Susan has read at Story Shop 2014, the City of Literature Trust’s daily showcase at the Edinburgh International Book Festival of up-and-coming writers living and working in Edinburgh today. You can find the story she read on Thu 14th August 2014 below.
Susan MacDonald grew up in Fife. After studying English at the University of Edinburgh she became a teacher and now lives in Edinburgh. She has had work published by Education Scotland, Barrington Stoke and The Queen’s Head magazine.
The Short Story she read on the day
a short story by Susan MacDonald
It is easy to go back. We can all go back. Look down and begin with the shoes: shiny red with T-bar, high heel and shallow platform. Rebellious – but only slightly. Skinny ankles, spindle legs; black tights, laddered and mended with clear nail varnish beneath an A-line skirt, waist-band doubled over. Look at your hands, still smooth, taking notes in rather self-conscious handwriting, the slant and downward stroke still mutating. Aladdin Sane cover on your jotter. The scent of Aqua Manda, the dragging ache of a period pain and you are there.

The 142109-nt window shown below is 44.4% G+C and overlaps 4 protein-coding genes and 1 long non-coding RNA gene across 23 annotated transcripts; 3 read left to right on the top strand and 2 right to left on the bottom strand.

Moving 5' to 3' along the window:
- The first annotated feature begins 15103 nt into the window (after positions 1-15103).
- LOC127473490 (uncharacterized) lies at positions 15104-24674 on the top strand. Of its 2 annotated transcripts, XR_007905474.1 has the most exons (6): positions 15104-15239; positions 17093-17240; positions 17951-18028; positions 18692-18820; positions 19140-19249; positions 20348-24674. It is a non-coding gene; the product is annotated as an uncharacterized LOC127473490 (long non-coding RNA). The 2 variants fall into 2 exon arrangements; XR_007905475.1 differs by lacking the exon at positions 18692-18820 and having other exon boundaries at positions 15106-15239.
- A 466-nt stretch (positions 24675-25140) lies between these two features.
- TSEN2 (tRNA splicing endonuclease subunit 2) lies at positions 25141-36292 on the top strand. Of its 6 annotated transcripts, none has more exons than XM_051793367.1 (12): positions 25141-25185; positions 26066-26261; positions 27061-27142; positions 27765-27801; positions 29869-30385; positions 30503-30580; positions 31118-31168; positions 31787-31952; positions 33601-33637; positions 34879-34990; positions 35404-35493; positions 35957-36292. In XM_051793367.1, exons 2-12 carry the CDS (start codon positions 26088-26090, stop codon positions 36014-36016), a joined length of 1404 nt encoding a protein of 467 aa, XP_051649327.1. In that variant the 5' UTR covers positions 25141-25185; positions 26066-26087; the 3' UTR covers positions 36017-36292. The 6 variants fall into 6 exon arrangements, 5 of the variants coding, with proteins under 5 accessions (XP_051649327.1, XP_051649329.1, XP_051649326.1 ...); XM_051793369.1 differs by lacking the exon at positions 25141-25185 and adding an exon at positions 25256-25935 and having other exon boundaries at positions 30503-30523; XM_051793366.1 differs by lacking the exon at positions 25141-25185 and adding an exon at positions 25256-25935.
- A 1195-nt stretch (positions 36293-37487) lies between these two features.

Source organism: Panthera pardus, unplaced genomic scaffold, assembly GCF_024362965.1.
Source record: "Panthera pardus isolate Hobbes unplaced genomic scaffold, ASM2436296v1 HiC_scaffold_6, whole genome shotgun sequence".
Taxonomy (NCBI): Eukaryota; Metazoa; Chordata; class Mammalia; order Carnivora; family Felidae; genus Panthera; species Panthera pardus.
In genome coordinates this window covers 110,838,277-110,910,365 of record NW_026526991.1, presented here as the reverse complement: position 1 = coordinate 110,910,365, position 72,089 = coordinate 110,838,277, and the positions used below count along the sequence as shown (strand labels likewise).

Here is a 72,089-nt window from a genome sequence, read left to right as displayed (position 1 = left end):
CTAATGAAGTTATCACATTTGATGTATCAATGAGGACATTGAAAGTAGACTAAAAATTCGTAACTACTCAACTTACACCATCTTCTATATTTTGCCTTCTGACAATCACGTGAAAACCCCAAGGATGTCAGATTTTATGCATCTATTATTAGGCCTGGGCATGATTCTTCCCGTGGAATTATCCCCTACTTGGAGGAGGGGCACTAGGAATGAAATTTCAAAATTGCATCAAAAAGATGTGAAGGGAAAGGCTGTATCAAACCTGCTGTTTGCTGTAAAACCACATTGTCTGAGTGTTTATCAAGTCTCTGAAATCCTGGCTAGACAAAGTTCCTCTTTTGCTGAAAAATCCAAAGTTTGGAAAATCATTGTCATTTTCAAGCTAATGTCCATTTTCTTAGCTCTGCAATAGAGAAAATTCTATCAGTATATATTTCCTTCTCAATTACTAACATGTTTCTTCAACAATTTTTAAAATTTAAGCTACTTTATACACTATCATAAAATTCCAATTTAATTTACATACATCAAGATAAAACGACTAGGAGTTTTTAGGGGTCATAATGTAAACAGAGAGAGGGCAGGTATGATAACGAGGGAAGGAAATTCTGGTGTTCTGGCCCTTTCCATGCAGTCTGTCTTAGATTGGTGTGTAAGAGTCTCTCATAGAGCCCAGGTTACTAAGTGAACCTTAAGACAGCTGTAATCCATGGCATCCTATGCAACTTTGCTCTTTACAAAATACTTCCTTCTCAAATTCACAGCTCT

It is easy to go back.
Predictably, I am a little in love with Mr McDiarmid. He wears purple cords and has a faintly flamboyant quiff. My big brother knew him as Frank Ifield but now he is Tarzan. Last term when we studied ‘Down the Mine’ Mr McDiarmid told us that his own father was sent to prison for refusing to comply with the means test. Now we are reading The Crucible.
Mr McDiarmid has placed walking stick on his desk, highly polished reddish brown wood topped with a brass carving of an owl’s head. He picks it up. We fall silent. Except for Thomas Henderson who continues to chatter and snigger and leans back and stretches his legs over the sides of his chair. Hendo.
You remember Hendo. Everyone remembers Hendo. You were attracted to him or you feared him. Sometimes both. You tried to win his favour or you tried to avoid eye contact. Once a week he makes up a list of the ugliest girls in the class. Hunt the Pig. If your name appears on his list you can cry like Elaine or go red like Janet or pretend to laugh like Brenda. But you’ll never feel pretty again.
“You were saying, Mr Henderson?” Tarzan waves the stick mock-menacingly in Hendo’s direction. Perhaps not so mock. Hendo joins in the joke, ducks and grins appreciatively. Perhaps not so appreciatively.
Mr McDiarmid now rests the stick in his palms, horizontally, reverentially. He tells us that the stick has been in his family for over fifty years. That his grandfather acquired it from the local minister in exchange for some gardening at the manse. That it was crafted from the same piece of wood that made the stake for Torryburn Jean, the last witch to burn in Fife.